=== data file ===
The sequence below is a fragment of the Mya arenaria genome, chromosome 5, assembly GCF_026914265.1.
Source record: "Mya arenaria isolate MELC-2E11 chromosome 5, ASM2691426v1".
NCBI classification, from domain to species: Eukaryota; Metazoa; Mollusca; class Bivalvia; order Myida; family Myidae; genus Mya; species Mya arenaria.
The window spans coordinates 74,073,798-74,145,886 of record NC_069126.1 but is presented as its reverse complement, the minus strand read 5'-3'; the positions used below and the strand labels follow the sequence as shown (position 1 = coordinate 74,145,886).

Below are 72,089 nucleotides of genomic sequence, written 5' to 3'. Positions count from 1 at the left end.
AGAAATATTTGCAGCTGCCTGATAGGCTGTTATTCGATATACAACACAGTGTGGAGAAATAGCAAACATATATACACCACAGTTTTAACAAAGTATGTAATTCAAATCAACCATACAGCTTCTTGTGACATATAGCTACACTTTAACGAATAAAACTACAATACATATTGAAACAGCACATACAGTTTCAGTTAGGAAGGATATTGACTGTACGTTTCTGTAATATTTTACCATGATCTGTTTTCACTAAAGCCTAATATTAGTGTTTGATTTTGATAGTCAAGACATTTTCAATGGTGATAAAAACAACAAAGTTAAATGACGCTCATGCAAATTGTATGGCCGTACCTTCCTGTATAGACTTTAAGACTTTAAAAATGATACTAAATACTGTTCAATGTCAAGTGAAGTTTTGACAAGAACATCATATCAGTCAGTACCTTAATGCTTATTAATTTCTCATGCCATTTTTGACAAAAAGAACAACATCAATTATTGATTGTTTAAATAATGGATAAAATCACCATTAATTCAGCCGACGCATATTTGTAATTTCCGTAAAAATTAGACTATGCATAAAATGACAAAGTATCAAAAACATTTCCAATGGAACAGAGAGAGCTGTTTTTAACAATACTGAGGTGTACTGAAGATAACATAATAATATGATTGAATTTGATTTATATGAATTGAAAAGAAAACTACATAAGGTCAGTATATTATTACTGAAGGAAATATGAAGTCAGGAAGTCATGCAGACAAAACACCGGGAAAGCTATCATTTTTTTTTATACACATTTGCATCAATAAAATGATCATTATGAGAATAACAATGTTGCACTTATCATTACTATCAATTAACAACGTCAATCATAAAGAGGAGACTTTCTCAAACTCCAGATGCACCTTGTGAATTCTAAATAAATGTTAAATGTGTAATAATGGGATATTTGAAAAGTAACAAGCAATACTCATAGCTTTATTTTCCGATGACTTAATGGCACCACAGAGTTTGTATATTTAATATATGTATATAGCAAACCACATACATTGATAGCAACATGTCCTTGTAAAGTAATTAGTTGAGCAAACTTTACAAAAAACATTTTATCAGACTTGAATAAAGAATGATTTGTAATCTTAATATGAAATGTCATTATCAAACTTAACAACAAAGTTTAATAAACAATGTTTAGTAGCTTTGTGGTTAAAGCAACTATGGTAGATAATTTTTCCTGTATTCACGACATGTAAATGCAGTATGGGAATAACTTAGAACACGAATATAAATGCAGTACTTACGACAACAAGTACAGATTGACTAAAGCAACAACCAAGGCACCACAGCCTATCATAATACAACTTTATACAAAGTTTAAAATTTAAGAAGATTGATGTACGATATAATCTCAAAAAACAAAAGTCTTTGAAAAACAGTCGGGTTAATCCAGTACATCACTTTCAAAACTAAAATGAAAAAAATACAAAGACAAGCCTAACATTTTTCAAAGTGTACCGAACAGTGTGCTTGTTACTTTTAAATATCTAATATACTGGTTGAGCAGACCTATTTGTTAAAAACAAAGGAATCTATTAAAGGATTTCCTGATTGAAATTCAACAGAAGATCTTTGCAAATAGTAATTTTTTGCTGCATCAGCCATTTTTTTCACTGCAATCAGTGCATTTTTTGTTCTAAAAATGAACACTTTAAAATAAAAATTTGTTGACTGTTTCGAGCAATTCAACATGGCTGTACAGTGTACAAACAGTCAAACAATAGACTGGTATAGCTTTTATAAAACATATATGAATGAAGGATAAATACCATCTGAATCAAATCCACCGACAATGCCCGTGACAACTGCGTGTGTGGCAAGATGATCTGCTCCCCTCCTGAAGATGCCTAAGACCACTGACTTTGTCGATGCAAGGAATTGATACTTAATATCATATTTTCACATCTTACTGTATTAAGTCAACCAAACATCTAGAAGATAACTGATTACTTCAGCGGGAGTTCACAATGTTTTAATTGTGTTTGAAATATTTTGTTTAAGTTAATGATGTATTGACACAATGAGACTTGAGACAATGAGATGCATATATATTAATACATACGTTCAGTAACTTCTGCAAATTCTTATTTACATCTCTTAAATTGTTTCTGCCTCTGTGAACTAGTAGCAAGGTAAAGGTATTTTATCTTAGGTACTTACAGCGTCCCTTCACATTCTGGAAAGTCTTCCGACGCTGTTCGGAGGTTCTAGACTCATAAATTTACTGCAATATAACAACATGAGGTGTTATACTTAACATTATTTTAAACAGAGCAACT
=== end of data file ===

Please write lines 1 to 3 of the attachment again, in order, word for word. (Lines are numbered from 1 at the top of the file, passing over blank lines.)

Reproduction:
The sequence below is a fragment of the Mya arenaria genome, chromosome 5, assembly GCF_026914265.1.
Source record: "Mya arenaria isolate MELC-2E11 chromosome 5, ASM2691426v1".
NCBI classification, from domain to species: Eukaryota; Metazoa; Mollusca; class Bivalvia; order Myida; family Myidae; genus Mya; species Mya arenaria.